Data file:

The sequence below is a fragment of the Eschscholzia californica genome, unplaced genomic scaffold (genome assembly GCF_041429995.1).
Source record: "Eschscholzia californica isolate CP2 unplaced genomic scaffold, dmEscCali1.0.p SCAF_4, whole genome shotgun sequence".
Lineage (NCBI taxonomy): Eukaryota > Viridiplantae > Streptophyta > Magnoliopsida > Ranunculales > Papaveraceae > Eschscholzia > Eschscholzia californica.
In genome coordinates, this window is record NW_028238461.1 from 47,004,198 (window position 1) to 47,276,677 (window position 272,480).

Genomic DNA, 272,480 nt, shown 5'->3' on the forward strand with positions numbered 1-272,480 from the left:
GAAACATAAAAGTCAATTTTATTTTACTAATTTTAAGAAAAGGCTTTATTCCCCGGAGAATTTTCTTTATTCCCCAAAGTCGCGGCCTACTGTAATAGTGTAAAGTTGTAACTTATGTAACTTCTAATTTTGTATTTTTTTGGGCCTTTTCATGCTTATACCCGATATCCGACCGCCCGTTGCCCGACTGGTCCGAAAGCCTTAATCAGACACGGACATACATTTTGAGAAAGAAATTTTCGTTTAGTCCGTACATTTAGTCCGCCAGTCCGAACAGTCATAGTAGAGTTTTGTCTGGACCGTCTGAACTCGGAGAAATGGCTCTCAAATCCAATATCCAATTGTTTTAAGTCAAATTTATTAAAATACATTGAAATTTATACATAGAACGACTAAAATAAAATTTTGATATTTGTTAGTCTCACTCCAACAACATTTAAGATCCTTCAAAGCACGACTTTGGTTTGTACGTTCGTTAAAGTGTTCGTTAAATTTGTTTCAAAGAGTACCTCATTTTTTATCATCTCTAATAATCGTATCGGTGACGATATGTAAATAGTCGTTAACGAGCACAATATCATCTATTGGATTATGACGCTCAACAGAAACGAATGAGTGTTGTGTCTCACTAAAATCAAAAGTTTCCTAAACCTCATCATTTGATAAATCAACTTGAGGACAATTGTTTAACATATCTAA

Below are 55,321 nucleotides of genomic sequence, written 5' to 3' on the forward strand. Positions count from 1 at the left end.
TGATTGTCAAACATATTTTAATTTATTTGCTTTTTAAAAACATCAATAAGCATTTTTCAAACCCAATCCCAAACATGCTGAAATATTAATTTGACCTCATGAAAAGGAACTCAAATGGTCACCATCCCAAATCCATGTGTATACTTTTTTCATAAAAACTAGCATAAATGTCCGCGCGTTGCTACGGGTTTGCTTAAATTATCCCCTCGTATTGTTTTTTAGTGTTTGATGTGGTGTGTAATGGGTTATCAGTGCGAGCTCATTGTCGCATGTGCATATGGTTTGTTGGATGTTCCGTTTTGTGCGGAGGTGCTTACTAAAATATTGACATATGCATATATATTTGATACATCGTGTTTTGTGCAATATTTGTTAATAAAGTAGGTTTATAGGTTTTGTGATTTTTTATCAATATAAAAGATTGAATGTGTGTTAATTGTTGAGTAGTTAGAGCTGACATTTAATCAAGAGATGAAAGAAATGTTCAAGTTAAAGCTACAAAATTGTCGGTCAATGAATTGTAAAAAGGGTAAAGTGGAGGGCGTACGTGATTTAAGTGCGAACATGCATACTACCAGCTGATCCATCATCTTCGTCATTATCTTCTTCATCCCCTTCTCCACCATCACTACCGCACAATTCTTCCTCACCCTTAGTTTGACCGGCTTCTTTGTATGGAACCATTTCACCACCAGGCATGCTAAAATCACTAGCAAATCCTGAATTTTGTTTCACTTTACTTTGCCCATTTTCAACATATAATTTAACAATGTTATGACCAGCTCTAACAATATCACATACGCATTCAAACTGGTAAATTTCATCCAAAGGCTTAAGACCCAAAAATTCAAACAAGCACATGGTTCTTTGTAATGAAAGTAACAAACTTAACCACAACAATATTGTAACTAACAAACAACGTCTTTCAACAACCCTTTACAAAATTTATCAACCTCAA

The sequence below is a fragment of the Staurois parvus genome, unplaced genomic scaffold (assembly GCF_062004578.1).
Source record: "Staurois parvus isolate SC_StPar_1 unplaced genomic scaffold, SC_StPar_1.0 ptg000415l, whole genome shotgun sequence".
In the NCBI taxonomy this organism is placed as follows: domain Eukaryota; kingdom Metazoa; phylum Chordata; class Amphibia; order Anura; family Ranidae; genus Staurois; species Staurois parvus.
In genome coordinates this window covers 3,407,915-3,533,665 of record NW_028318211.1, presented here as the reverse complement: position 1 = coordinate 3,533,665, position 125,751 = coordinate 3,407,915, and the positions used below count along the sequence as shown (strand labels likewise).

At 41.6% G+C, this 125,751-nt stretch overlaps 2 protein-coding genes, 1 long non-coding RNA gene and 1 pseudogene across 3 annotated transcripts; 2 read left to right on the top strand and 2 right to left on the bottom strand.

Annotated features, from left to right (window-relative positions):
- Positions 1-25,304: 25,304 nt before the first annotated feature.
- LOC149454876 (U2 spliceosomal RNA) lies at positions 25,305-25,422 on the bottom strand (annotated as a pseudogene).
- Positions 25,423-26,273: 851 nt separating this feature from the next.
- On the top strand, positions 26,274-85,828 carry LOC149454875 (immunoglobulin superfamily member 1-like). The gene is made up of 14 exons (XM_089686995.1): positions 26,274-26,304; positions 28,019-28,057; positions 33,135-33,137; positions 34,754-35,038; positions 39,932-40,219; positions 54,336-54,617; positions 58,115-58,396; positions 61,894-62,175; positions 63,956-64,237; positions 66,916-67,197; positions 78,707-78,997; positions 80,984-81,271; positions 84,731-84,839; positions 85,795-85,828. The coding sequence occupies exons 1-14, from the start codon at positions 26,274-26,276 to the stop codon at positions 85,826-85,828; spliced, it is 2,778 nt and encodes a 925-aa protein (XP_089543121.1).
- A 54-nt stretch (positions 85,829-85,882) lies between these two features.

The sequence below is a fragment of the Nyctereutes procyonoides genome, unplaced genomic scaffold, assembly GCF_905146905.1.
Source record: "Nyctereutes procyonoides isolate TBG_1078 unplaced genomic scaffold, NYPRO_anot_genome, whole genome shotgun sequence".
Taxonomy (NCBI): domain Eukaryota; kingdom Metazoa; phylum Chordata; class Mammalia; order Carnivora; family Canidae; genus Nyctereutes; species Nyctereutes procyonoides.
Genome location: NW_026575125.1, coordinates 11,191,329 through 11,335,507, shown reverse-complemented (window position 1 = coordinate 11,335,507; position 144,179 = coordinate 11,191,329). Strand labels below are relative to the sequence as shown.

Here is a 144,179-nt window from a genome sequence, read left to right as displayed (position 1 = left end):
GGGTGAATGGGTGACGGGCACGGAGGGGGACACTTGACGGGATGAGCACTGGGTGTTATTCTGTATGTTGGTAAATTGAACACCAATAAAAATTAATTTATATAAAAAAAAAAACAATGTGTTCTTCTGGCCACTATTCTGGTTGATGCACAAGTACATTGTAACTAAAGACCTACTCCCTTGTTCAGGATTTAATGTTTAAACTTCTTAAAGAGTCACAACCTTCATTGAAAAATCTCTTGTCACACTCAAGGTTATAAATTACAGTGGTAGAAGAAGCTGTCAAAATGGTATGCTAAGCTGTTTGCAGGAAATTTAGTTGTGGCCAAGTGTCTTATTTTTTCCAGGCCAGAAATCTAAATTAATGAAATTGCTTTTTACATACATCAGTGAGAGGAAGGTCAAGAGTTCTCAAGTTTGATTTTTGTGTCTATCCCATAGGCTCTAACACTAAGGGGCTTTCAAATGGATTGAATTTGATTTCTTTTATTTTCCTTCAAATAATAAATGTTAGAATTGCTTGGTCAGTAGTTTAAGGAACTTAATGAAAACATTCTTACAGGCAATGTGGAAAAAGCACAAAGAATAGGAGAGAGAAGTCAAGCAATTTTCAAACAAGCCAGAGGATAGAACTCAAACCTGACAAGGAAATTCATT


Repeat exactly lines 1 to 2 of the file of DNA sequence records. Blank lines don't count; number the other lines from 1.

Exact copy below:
The sequence below is a fragment of the Eschscholzia californica genome, unplaced genomic scaffold (genome assembly GCF_041429995.1).
Source record: "Eschscholzia californica isolate CP2 unplaced genomic scaffold, dmEscCali1.0.p SCAF_4, whole genome shotgun sequence".